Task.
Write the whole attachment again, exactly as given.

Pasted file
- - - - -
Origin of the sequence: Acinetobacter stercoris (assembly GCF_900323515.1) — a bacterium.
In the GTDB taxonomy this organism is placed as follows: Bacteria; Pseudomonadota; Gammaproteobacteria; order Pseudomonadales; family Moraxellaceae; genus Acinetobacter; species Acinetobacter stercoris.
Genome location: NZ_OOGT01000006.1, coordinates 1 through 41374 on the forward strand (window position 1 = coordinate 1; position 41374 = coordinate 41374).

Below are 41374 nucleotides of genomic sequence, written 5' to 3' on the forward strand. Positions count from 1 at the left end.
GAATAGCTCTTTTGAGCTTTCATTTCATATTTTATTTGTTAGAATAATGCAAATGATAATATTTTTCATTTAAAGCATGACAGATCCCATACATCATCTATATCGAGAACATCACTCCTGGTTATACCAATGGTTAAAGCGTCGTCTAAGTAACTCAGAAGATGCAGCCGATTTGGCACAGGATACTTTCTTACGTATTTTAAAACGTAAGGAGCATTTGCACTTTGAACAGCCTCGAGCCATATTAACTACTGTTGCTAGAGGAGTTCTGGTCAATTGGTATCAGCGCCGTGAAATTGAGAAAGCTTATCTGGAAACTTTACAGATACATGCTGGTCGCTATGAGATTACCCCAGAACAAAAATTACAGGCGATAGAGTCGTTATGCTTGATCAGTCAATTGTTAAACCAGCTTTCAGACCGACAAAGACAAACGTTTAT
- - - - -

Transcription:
Origin of the sequence: Acinetobacter stercoris (assembly GCF_900323515.1) — a bacterium.
In the GTDB taxonomy this organism is placed as follows: Bacteria; Pseudomonadota; Gammaproteobacteria; order Pseudomonadales; family Moraxellaceae; genus Acinetobacter; species Acinetobacter stercoris.
Genome location: NZ_OOGT01000006.1, coordinates 1 through 41374 on the forward strand (window position 1 = coordinate 1; position 41374 = coordinate 41374).

Below are 41374 nucleotides of genomic sequence, written 5' to 3' on the forward strand. Positions count from 1 at the left end.
GAATAGCTCTTTTGAGCTTTCATTTCATATTTTATTTGTTAGAATAATGCAAATGATAATATTTTTCATTTAAAGCATGACAGATCCCATACATCATCTATATCGAGAACATCACTCCTGGTTATACCAATGGTTAAAGCGTCGTCTAAGTAACTCAGAAGATGCAGCCGATTTGGCACAGGATACTTTCTTACGTATTTTAAAACGTAAGGAGCATTTGCACTTTGAACAGCCTCGAGCCATATTAACTACTGTTGCTAGAGGAGTTCTGGTCAATTGGTATCAGCGCCGTGAAATTGAGAAAGCTTATCTGGAAACTTTACAGATACATGCTGGTCGCTATGAGATTACCCCAGAACAAAAATTACAGGCGATAGAGTCGTTATGCTTGATCAGTCAATTGTTAAACCAGCTTTCAGACCGACAAAGACAAACGTTTAT